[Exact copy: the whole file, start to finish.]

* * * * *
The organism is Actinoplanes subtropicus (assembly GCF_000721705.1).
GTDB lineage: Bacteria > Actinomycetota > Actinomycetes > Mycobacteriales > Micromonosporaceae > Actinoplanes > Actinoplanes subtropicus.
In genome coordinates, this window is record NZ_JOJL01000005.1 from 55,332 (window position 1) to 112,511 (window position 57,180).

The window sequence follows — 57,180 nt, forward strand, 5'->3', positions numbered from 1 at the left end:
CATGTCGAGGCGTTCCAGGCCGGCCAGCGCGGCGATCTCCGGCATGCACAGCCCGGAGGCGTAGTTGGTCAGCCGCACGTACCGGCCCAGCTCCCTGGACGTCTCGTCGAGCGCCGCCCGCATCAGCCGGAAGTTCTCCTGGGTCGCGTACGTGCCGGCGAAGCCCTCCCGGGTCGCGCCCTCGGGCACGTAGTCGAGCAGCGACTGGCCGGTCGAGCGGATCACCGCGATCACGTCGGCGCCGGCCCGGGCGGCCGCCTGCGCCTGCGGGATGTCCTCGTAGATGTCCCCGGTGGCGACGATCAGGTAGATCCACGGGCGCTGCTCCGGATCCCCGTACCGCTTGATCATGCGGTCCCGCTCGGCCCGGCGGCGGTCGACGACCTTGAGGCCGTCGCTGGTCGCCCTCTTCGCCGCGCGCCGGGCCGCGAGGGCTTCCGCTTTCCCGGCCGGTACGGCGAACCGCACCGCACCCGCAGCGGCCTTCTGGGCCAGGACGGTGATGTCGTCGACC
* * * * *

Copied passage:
The organism is Actinoplanes subtropicus (assembly GCF_000721705.1).
GTDB lineage: Bacteria > Actinomycetota > Actinomycetes > Mycobacteriales > Micromonosporaceae > Actinoplanes > Actinoplanes subtropicus.
In genome coordinates, this window is record NZ_JOJL01000005.1 from 55,332 (window position 1) to 112,511 (window position 57,180).

The window sequence follows — 57,180 nt, forward strand, 5'->3', positions numbered from 1 at the left end:
CATGTCGAGGCGTTCCAGGCCGGCCAGCGCGGCGATCTCCGGCATGCACAGCCCGGAGGCGTAGTTGGTCAGCCGCACGTACCGGCCCAGCTCCCTGGACGTCTCGTCGAGCGCCGCCCGCATCAGCCGGAAGTTCTCCTGGGTCGCGTACGTGCCGGCGAAGCCCTCCCGGGTCGCGCCCTCGGGCACGTAGTCGAGCAGCGACTGGCCGGTCGAGCGGATCACCGCGATCACGTCGGCGCCGGCCCGGGCGGCCGCCTGCGCCTGCGGGATGTCCTCGTAGATGTCCCCGGTGGCGACGATCAGGTAGATCCACGGGCGCTGCTCCGGATCCCCGTACCGCTTGATCATGCGGTCCCGCTCGGCCCGGCGGCGGTCGACGACCTTGAGGCCGTCGCTGGTCGCCCTCTTCGCCGCGCGCCGGGCCGCGAGGGCTTCCGCTTTCCCGGCCGGTACGGCGAACCGCACCGCACCCGCAGCGGCCTTCTGGGCCAGGACGGTGATGTCGTCGACC